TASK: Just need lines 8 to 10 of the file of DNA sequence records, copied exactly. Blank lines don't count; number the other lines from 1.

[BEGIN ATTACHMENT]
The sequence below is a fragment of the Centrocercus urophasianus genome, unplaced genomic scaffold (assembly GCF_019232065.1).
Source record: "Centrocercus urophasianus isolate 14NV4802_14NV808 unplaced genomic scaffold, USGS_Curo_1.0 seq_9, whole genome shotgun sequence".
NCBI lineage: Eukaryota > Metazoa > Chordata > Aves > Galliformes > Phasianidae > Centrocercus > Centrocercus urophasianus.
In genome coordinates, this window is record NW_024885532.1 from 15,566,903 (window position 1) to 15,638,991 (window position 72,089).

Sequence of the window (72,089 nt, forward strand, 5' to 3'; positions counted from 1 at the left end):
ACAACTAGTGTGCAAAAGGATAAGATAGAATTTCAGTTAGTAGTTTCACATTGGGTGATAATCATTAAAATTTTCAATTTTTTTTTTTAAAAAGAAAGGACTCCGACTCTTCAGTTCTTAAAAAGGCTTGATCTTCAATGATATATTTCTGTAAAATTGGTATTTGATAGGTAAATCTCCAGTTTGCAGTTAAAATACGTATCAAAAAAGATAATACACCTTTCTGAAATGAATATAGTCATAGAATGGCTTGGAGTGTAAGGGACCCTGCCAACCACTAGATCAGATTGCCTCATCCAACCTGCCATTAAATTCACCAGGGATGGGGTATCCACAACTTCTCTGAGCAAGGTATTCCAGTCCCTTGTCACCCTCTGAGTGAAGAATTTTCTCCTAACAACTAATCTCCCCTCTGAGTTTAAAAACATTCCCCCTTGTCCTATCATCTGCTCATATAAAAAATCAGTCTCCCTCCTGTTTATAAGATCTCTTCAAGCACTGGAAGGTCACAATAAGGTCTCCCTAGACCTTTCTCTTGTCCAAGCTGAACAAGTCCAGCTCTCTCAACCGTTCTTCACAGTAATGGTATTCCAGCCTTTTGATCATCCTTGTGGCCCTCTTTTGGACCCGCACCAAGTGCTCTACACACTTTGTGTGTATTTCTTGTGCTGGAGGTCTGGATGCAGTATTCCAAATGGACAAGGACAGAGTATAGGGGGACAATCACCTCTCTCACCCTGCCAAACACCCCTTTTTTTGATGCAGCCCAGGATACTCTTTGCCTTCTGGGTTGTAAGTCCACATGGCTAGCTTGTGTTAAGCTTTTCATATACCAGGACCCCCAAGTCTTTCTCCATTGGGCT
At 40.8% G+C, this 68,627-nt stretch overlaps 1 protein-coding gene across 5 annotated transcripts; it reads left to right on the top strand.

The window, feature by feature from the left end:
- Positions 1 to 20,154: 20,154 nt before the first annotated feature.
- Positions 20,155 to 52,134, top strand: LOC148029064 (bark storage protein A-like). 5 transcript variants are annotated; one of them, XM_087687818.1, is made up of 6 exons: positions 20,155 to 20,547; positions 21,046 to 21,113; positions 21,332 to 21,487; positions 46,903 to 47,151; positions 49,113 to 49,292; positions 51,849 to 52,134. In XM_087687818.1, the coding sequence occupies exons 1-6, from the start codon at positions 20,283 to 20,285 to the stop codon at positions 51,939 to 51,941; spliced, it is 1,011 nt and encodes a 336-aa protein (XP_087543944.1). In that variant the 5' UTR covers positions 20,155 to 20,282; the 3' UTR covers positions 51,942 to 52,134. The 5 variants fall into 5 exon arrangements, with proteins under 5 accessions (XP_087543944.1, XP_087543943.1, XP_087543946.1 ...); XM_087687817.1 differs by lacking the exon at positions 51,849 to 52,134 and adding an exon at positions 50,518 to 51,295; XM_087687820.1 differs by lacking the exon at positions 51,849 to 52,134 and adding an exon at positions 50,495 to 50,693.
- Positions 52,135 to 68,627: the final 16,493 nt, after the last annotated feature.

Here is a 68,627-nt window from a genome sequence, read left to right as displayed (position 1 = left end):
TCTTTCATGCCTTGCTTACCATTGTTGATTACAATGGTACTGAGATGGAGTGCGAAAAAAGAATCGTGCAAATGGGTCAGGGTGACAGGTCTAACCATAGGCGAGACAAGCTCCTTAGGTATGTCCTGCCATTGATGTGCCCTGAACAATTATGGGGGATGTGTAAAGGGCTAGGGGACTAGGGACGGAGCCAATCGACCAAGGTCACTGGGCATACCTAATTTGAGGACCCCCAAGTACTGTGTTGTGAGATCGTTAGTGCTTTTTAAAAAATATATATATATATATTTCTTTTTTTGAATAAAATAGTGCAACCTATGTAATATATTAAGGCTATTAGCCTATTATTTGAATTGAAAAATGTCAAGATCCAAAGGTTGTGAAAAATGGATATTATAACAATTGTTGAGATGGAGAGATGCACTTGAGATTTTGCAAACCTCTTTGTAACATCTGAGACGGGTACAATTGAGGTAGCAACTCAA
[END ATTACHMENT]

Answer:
The window, feature by feature from the left end:
- Positions 1 to 20,154: 20,154 nt before the first annotated feature.
- Positions 20,155 to 52,134, top strand: LOC148029064 (bark storage protein A-like). 5 transcript variants are annotated; one of them, XM_087687818.1, is made up of 6 exons: positions 20,155 to 20,547; positions 21,046 to 21,113; positions 21,332 to 21,487; positions 46,903 to 47,151; positions 49,113 to 49,292; positions 51,849 to 52,134. In XM_087687818.1, the coding sequence occupies exons 1-6, from the start codon at positions 20,283 to 20,285 to the stop codon at positions 51,939 to 51,941; spliced, it is 1,011 nt and encodes a 336-aa protein (XP_087543944.1). In that variant the 5' UTR covers positions 20,155 to 20,282; the 3' UTR covers positions 51,942 to 52,134. The 5 variants fall into 5 exon arrangements, with proteins under 5 accessions (XP_087543944.1, XP_087543943.1, XP_087543946.1 ...); XM_087687817.1 differs by lacking the exon at positions 51,849 to 52,134 and adding an exon at positions 50,518 to 51,295; XM_087687820.1 differs by lacking the exon at positions 51,849 to 52,134 and adding an exon at positions 50,495 to 50,693.